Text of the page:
The Bruins receivers had a lot of trouble getting open last year and many other college quarterbacks would not let that stop them from just throwing the ball into coverage. Patience was key to any success Rosen had last season, and his ability to spot receivers just as they freed themselves from coverage and quickly get them the ball will translate extremely well to the next level.

While Rosen is great at keeping his eyes downfield and searching for open targets, he may be a little too great at it sometimes. His pocket presence isn’t very good, and he struggles when put under pressure.

He is often late reacting to pressure and takes sacks that he should be able to escape. Getting hit when off guard makes him extremely prone to fumbling. When he does feel the pressure, he panics. At least twice last season he randomly dropped the ball without even being hit after noticing the pass rush getting near him. Rosen backs way too far out of the pocket when the pass rush starts breathing down his neck. When he tries to climb into the pocket he gets himself sacked and his panicked reactions to pressure cause him to make matters worse. He throws errant passes into coverage, which also caused his high number of red zone turnovers in 2017. The Bruins offensive line was bad, but they cannot eat all of the blame. Developing a better feel for what’s happening immediately around him and reacting appropriately will be a much needed skill that he needs to develop at the next level.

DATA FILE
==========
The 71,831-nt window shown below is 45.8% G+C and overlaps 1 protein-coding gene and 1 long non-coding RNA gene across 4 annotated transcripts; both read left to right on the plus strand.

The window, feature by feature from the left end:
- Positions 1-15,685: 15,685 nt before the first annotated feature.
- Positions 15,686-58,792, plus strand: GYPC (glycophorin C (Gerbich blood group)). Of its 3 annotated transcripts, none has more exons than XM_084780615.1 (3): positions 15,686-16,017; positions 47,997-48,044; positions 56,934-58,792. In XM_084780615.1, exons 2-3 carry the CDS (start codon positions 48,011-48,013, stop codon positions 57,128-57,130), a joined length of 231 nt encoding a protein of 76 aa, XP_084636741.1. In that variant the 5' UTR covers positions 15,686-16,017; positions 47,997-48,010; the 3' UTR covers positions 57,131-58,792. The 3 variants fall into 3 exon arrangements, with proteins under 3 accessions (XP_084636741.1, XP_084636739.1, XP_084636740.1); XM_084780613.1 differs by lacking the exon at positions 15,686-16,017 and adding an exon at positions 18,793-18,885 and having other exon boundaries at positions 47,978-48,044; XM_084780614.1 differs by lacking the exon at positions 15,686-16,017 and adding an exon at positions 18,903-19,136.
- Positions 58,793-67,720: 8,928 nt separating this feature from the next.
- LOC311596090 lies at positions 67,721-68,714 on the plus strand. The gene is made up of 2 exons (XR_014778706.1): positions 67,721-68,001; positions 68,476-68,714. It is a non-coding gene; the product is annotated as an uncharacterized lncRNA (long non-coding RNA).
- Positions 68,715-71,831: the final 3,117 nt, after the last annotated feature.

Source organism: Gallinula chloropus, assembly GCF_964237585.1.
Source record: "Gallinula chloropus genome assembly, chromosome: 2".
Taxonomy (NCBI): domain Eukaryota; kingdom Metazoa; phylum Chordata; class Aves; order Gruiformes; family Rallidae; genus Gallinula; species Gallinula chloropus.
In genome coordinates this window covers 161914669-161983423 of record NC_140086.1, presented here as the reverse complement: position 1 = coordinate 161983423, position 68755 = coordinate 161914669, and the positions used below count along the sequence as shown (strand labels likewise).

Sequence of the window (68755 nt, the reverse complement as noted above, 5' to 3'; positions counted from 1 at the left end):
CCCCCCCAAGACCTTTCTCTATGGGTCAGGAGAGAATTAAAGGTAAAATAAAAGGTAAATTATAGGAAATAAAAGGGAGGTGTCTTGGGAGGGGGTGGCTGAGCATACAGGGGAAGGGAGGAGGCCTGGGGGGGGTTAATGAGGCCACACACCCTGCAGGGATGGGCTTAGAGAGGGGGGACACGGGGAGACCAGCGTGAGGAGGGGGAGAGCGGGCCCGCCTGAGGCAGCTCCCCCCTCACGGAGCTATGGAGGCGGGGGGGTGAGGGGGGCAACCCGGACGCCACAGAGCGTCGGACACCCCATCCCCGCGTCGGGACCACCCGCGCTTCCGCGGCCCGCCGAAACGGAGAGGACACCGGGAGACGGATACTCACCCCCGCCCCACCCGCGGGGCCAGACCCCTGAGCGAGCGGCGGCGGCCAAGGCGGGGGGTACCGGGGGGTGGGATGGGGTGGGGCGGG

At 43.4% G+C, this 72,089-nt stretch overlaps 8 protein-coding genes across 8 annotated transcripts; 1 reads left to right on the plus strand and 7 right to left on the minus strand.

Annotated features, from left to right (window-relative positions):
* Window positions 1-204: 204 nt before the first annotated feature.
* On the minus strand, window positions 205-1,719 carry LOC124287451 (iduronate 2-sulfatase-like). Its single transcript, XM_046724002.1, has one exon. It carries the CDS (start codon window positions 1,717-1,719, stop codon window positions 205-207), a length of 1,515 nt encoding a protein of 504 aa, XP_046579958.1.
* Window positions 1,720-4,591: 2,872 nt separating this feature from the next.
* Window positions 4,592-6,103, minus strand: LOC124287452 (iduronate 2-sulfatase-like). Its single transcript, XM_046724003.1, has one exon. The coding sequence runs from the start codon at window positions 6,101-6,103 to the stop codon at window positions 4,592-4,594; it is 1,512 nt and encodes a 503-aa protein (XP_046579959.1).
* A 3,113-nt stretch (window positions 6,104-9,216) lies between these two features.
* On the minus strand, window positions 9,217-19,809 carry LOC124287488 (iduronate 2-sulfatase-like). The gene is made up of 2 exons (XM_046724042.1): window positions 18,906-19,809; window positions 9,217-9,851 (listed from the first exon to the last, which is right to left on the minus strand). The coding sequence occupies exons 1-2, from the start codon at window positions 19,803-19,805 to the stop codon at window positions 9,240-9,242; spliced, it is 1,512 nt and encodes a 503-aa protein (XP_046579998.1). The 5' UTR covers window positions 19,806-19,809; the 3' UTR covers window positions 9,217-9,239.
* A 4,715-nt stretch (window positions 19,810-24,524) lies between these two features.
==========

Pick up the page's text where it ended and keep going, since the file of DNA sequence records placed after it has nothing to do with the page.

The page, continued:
Rosen is great at finding open receivers post-snap, but some of the work he does pre-snap helps get the Bruins moving as well. He excelled in the “pitch and catch” game and was able to spot which receivers would have space right off of the snap and hit them on quick outs, ins, and curls.

These quick passes are a simple way to stay ahead of the chains, pick up easy yardage and can occasionally break for huge gains. It also pulls the defense in and forces defenses to play closer to the line of scrimmage. This opens up space further downfield and gives his receivers a better chance at getting separation on their deeper routes.

A lot of what Rosen does well hinges on how smart of a player he is. The Bruin can read defense’s and rarely makes troubling decisions. That does not take away from his incredible arm talent.

Rosen can put passes on a rope. He clearly prefers high velocity bullet passes and his arm strength allows him to get balls quickly to his target before the defense can close in. His arm strength is not on the same level as the likes of Sam Darnold and Josh Allen but it is nothing to scoff at.

The quarterback is extremely comfortable hitting all of the intermediate throws with velocity. He has great command of his accuracy when he’s throwing mid-range passes and has a knack for always putting the ball right where it needs to be.

 

Rosen has the short and medium passing games down. He can find open receivers and perfectly place the ball to them. The Bruin rarely misses those throws and is smart enough reading the field to almost always spot the open man.

He loses some of this control while testing defenses downfield.

Much of the control that Rosen has throwing towards the intermediate levels seems to vanish throwing downfield. His accuracy struggles, as he often underthrows some of his longer passes. The throws are often errant and turnover worthy. The carefulness and precision that he has on shorter throws seem to disappear when testing defenses long. He will have to clean this up and be a little smarter with his passes going downfield when he begins to play at the NFL level.